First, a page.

During the 1950s, the small harbour town of St Ives in Cornwall played host to an astonishing group of painters that included some of the leading modern artists of the time. Among them were Alan Davie, Terry Frost, Patrick Heron – and Peter Lanyon. Of them all, only Lanyon was actually Cornish.
He died too young – a fact underlined by Soaring Flight, the superb exhibition currently showing at the Courtauld Gallery which gathers together a considerable number of his paintings inspired by gliding, the pastime which ended up taking his life.
Continue reading “Peter Lanyon: Soaring Flight”
Play like you think it’s going to be the last time. That’s the only way to play.
– Keith Jarrett
Precisely one week after the atrocities began in Paris we were in the Royal Festival Hall watching Keith Jarrett give one of his most intense and impassioned solo performances. Hunched over the Steinway, his face at times just inches from the keys, the man in the single spotlight and all of us gathered together to hear him play represented everything that the killers seek to destroy – a shared pleasure in music and the freedom to mingle at peace on a Friday night with other human beings from anywhere in the world, of all faiths or none.
Continue reading “Keith Jarrett at the Royal Festival Hall: music can heal”
The love you lost with her skin so fair
Is free with the wind in her butterscotch hair
Her green eyes blew goodbyes
With her head in her hands
and your kiss on the lips of another
Dream Brother with your tears scattered round the world.
Jeff Buckley, recorded live at the Bataclan, Paris, February 11, 1995.
I posted this as a response to reading of the horrific scenes at The Bataclan on Friday night because as soon as I heard of the terrorist attack there I remembered that in my music collection I have an EP of tracks recorded there on 11 February 1995 during a stunning performance by Jeff Buckley acclaimed by a rapturous audience. It’s always had a special meaning for me because I saw him perform a very similar set at the Luxor in Cologne just over a week later, on 20 February 1995.
Now I discover that Aaron Goldstein has posted a similar response to mine on The American Spectator Spectacle blog. This is what he wrote: Continue reading “The Bataclan: Your tears scattered round the world”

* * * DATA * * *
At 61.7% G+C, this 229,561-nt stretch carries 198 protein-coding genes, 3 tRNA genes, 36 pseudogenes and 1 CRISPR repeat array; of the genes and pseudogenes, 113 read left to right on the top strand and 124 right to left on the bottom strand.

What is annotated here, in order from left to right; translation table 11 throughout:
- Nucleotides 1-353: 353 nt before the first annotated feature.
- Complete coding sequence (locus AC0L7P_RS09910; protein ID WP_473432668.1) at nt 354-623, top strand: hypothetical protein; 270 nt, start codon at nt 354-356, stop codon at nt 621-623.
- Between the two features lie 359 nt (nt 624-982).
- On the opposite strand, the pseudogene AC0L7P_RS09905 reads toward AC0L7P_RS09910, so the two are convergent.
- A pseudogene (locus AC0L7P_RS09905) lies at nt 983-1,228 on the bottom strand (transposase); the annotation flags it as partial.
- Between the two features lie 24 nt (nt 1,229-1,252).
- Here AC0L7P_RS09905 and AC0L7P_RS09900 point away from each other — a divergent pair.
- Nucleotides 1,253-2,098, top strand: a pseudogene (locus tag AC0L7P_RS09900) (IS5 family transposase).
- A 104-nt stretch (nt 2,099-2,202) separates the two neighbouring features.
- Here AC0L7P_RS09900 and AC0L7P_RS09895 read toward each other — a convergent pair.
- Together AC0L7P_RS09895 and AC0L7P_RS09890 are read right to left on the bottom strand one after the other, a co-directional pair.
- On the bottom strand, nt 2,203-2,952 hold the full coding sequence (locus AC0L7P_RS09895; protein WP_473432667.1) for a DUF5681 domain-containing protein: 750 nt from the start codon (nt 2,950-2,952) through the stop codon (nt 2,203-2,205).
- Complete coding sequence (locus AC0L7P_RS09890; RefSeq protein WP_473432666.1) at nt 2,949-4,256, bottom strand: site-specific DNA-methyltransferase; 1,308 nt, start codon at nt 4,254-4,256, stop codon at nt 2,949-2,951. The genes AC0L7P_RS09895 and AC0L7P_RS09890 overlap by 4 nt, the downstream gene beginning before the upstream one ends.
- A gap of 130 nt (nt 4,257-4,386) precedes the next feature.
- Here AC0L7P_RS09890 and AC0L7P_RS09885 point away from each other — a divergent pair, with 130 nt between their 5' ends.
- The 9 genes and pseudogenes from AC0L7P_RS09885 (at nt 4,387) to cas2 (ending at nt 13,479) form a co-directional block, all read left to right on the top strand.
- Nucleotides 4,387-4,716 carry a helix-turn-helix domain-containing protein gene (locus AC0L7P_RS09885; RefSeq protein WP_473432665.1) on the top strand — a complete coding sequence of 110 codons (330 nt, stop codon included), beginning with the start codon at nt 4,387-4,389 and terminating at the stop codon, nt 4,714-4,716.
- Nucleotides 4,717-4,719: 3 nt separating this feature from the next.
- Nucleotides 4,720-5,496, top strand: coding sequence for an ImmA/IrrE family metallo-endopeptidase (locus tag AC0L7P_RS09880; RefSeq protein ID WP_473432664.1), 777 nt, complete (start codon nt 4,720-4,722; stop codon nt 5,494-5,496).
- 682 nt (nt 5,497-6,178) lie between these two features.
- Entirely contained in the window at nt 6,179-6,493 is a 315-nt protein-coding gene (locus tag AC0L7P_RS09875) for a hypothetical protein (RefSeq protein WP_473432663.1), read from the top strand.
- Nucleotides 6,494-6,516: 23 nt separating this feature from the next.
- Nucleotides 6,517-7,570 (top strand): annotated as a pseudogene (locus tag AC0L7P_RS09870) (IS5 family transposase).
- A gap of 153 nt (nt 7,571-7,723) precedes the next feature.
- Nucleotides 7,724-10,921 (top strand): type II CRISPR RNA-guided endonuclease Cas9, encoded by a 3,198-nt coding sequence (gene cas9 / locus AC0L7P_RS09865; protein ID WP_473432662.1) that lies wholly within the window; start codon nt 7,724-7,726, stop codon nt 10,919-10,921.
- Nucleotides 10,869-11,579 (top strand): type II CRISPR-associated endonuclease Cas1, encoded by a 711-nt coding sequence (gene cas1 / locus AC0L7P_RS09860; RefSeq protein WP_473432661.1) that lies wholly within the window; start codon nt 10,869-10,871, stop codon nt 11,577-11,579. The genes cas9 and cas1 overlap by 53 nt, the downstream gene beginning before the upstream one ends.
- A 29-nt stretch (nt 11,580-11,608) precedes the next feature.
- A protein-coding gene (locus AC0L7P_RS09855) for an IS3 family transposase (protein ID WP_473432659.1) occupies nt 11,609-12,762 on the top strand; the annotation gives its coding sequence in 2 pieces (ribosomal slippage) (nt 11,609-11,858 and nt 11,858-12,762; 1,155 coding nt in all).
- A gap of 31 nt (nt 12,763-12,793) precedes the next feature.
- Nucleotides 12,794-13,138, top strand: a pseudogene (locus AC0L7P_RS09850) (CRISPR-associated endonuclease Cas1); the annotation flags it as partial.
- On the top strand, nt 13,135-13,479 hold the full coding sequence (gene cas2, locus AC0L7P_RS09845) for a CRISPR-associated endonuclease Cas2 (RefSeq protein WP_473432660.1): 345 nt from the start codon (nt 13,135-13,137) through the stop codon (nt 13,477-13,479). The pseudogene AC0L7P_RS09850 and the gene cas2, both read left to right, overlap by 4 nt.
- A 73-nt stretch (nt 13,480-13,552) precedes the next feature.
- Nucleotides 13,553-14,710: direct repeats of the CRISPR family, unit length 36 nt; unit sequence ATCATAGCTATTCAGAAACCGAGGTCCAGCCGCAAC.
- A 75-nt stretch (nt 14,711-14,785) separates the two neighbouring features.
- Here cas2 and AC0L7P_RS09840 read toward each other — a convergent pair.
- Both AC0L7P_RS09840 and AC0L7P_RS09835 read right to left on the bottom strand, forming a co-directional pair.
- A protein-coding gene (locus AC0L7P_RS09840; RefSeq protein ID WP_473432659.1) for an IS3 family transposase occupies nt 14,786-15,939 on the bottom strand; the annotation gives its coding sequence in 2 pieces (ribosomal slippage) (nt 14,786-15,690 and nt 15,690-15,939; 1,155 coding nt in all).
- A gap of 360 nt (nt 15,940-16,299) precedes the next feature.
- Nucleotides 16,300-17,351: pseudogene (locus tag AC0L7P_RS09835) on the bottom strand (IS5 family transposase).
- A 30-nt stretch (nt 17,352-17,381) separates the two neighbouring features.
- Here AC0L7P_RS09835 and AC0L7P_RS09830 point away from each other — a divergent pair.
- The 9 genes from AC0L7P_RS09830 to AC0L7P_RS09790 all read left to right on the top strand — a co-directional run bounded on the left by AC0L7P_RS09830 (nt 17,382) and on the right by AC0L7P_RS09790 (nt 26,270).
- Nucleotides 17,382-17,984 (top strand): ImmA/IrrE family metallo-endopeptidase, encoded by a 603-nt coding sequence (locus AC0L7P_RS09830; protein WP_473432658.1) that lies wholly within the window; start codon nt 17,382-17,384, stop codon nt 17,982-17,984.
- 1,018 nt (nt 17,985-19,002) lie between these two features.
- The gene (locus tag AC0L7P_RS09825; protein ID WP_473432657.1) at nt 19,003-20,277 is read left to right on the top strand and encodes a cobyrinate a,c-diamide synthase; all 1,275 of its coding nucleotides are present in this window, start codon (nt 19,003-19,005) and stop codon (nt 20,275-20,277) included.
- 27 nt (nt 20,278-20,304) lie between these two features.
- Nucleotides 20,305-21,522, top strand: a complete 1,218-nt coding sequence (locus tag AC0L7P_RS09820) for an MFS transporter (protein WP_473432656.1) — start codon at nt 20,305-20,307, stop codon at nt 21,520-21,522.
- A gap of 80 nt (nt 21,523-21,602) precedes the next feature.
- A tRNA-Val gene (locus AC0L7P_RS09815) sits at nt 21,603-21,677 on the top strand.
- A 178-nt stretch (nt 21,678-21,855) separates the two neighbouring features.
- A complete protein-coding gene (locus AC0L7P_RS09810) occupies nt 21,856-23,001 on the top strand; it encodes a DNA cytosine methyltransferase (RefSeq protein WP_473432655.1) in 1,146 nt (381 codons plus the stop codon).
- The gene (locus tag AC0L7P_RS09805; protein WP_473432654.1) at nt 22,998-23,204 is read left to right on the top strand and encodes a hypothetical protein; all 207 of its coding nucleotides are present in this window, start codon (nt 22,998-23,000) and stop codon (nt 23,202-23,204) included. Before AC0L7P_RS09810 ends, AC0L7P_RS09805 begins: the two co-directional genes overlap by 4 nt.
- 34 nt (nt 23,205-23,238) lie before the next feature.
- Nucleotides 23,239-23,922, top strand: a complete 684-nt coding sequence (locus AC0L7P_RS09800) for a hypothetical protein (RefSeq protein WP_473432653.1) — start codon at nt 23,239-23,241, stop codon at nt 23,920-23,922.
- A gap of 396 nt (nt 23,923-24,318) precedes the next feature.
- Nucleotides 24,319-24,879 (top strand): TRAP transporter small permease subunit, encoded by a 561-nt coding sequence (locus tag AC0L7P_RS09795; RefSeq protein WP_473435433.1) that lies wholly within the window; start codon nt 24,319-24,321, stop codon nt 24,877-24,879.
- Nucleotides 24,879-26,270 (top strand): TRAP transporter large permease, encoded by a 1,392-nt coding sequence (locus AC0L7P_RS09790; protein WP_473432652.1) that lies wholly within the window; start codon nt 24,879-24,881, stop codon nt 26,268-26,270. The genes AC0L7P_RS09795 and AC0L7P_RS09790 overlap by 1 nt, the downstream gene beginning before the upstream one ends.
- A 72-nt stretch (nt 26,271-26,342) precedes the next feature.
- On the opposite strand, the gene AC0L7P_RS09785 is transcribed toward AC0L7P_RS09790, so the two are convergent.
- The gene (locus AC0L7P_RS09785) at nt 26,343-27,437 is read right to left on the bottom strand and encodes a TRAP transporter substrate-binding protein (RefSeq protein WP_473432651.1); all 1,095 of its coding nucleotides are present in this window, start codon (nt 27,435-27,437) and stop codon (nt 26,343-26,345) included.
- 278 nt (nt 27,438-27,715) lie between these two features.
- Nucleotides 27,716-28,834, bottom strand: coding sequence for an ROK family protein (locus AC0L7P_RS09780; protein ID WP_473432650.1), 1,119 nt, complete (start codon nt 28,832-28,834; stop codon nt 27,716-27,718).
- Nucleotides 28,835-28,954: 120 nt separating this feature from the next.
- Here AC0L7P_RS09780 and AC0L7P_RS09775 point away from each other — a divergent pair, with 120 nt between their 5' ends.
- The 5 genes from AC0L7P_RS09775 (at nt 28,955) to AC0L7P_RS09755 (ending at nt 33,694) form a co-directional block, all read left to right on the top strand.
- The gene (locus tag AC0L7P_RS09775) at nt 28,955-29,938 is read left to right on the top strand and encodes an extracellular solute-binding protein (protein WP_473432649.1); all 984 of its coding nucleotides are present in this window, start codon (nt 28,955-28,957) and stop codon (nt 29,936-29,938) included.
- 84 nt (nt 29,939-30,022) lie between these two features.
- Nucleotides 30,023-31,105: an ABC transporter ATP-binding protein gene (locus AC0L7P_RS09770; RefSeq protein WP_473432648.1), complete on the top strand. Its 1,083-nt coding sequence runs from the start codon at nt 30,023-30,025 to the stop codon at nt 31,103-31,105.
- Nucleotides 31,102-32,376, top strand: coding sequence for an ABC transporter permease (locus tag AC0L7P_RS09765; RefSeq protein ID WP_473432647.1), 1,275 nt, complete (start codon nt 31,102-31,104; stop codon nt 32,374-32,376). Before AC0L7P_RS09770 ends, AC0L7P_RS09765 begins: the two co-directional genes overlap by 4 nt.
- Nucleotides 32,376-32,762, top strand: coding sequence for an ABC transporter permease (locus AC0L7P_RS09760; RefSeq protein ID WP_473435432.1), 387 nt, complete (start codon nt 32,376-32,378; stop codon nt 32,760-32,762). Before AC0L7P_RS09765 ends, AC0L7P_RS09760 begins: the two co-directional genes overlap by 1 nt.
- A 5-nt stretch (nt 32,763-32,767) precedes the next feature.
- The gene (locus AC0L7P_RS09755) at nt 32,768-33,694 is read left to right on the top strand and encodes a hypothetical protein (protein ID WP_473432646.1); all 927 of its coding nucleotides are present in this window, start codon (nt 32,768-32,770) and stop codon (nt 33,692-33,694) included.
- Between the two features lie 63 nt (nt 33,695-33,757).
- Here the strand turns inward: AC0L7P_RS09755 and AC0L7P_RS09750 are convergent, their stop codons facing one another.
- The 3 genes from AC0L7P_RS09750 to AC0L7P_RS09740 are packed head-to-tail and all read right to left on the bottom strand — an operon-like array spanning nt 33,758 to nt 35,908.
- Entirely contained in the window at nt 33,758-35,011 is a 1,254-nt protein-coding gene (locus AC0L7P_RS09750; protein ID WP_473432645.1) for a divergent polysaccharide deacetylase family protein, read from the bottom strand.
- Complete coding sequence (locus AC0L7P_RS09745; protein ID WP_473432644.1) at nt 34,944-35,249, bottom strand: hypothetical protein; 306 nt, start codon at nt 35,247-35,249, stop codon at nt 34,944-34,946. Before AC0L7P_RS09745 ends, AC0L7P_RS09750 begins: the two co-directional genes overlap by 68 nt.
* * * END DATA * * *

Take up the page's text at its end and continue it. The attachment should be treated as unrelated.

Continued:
The writer and broadcaster Kenan Malik, in an article for Al-Jazeera has made an interesting analysis of the Paris attacks that is, I think, well worth reading.
What the terrorists despised, what they tried to eliminate, were ordinary people, drinking, eating, laughing, mixing. That is what they hated – not so much the French state as the values of diversity and pluralism.
It’s the first of the two articles he has posted on his blog here: AFTER PARIS Continue reading “After Paris”
The words of Martin Luther King, from Jeremy Corbyn’s Twitter feed. What more is there to say this morning?
To face history is to face the tragic. Which is why many prefer to look away. To decide to engage oneself in History requires, even when the decision is a desperate one, hope.
– John Berger, Bento’s Sketchbook
This is the third post in which I recall some of the music I’ve enjoyed in 2015 but never got round to writing about. This one is dedicated (with two exceptions) to music recorded on the record label that is, for me, indispensable – ECM. There’s a lot of jazz, examples of the gift of ECM’s guiding spirit Manfred Eicher for bringing together musicians from different contexts to create wonderful sounds, and some of the contemporary music released on the ECM New Series label. Continue reading “The music in my head (part 3): jazz and beyond”
Reading Paul Evans’ Country Diary in the Guardian this morning in which he describes autumn leaves ‘fiery as metal blades in a blacksmith’s forge’, I was reminded that in recent posts I haven’t mentioned the extraordinary autumn we’ve been having this year. After an indifferent few months, summer burst upon us late, and from the last week of September through the entire month of October the weather was governed by a large area of high pressure that remained motionless over much of western Europe. Continue reading “Autumn 2015: mist, colour and unnatural warmth”